You'd be better off working another year before applying to business school.

=> Use "would have been better off" to say what one should have done (in the past). This is sometimes used to express regret.

Form it like this:
would have (or would've) + been + better off+ verb in -ing form

We went to Spain in September, and it rained the whole time. We would have been better off going to Chile instead.
Sharon would've been better off getting her MBA instead of a law degree.
The fish at the Creekside Restaurant was lousy. I would've been better off ordering a hamburger.
My college was very small. I would've been better off going to a larger school.

Quick Quiz

PART A: Practice giving advice using "You'd be better off''

Joe: Should I take a taxi or the subway to the museum?
You suggest the subway:
Answer: You'd be better off taking the subway.

  1. Mark: I'm thinking of applying to business school.
    You suggest law school:
  2. Ashley: I'm thinking of studying abroad in Shanghai.
    You suggest Beijing:
  3. Ken: Should I go to India in August?
    You suggest October:
  4. Diane: Should I rent an apartment or buy a house?
    You suggest she rent an apartment:
  5. Justin: I just met Tiffany last month, but I'm thinking of asking her to marry me!
    You suggest he wait:

PART B: Say what should have been done in different situations. Rewrite the sentences using "would've been better off"

Example: Doug bought a house. He should have rented instead.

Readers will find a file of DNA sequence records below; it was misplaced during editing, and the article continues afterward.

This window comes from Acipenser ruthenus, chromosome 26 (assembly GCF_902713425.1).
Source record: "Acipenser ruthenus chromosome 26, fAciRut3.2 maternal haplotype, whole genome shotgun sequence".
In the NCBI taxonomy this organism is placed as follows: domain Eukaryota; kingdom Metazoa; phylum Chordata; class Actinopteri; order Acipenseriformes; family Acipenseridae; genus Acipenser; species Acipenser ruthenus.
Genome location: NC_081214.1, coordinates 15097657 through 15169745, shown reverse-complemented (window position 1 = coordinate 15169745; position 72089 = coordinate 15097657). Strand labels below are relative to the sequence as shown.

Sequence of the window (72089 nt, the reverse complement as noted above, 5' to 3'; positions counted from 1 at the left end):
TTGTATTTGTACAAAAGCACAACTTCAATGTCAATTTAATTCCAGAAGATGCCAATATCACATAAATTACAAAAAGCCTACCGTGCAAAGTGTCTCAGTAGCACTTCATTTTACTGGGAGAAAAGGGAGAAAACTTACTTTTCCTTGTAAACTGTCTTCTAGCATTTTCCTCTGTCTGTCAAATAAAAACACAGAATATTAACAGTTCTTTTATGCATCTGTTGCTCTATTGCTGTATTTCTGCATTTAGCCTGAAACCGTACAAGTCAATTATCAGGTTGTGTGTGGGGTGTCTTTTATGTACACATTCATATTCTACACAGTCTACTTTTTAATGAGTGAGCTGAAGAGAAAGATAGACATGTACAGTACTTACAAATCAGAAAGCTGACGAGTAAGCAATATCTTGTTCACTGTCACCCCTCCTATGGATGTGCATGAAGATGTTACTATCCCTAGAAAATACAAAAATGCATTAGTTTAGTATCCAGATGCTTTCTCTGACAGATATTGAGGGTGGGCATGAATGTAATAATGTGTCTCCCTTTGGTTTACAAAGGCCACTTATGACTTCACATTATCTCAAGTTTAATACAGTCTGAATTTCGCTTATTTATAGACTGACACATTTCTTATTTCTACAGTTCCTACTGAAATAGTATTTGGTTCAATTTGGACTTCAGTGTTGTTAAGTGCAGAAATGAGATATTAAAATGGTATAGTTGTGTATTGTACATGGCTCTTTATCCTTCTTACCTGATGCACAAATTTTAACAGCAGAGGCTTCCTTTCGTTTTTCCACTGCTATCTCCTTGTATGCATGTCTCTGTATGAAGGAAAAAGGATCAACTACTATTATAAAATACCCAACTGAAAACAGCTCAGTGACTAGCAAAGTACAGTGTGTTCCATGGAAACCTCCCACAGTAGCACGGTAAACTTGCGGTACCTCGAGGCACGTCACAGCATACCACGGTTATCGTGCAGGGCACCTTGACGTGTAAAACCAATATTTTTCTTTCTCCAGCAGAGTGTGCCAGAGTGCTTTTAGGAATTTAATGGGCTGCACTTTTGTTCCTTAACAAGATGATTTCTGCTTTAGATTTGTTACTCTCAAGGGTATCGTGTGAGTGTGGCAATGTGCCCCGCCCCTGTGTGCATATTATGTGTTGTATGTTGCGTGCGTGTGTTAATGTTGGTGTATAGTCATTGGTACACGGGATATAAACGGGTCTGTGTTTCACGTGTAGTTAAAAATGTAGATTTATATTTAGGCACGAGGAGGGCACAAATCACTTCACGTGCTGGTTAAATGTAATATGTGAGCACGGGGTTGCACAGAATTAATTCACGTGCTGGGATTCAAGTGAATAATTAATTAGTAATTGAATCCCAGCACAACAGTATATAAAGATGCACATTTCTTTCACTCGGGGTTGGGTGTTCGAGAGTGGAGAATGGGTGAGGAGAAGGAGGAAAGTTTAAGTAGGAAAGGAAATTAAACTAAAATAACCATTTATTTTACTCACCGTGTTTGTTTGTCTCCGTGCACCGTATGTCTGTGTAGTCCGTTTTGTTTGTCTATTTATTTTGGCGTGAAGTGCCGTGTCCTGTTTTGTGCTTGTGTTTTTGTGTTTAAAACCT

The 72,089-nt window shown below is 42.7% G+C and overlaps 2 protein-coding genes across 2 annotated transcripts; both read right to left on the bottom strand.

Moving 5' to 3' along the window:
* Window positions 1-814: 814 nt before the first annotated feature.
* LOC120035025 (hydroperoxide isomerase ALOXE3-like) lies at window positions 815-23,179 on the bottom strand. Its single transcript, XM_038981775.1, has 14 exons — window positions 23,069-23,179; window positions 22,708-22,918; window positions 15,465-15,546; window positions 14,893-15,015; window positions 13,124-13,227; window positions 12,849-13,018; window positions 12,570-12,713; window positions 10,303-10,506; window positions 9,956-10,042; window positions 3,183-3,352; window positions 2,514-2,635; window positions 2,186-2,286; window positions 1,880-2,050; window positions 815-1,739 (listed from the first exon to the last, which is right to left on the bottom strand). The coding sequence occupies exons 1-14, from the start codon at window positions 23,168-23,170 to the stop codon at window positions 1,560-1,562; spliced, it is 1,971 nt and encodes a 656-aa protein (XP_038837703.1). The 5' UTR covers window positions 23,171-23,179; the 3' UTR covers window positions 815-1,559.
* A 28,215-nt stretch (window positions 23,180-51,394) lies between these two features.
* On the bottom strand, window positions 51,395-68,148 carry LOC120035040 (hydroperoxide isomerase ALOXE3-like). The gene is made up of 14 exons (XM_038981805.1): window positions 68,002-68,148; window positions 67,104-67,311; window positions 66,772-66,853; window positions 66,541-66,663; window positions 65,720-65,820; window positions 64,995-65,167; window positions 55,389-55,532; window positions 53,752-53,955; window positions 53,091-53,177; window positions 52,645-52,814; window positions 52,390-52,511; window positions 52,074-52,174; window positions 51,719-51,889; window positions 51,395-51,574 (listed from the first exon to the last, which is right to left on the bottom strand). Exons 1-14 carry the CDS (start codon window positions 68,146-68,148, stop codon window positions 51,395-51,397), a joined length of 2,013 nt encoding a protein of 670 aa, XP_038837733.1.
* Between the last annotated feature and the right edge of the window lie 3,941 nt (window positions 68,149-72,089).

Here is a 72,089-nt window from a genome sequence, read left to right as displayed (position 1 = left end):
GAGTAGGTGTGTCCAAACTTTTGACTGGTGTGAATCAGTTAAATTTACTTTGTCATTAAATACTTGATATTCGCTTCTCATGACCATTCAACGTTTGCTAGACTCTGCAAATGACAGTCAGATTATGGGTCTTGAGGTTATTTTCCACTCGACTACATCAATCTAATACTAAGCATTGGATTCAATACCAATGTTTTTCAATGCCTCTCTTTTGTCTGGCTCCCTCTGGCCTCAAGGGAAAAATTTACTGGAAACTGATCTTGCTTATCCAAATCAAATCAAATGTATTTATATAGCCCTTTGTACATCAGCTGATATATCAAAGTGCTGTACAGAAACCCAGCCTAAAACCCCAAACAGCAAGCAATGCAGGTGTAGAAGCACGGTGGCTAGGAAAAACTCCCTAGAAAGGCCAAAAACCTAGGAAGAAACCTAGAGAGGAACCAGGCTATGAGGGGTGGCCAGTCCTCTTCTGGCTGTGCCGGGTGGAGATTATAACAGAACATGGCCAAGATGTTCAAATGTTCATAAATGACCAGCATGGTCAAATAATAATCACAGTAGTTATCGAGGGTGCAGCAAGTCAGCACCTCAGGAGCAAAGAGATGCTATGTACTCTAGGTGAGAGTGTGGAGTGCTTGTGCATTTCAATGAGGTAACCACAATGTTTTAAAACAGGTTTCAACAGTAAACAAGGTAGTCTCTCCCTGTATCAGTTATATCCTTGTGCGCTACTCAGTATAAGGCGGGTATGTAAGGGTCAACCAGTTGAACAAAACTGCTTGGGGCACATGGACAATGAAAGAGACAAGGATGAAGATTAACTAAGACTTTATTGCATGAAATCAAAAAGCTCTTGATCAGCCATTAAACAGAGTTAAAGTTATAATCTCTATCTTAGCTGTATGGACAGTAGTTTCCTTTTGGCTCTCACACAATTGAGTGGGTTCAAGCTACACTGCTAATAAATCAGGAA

Answer: He would've been better off renting instead.

  1. You bought a PC? You should have bought a Mac.
  2. We opened an office in Russia. We should have opened an office in India instead.
  3. We vacationed in Hawaii. I wish we'd gone to France instead.
  4. Jim went to Princeton. He should have gone to Harvard.
  5. Amber quit school to become an actress. She should have stayed in school.
Answer Key
Part A
  1. You'd be better off applying to law school.
  2. You'd be better off studying abroad in Beijing.
  3. You'd be better off going in October. OR: You'd be better off going to India in October.
  4. You'd be better off renting an apartment. OR: You'd be better off renting.
  5. You'd be better off waiting. OR: You'd be better off waiting to ask her to marry you.
Part B
  1. You would've been better off buying a Mac.
  2. We would've been better off opening an office in India (instead).
  3. We would've been better off going to France (instead).
  4. He would've been better off going to Harvard.
  5. She would've been better off staying in school.
Answer Key
Favorite Books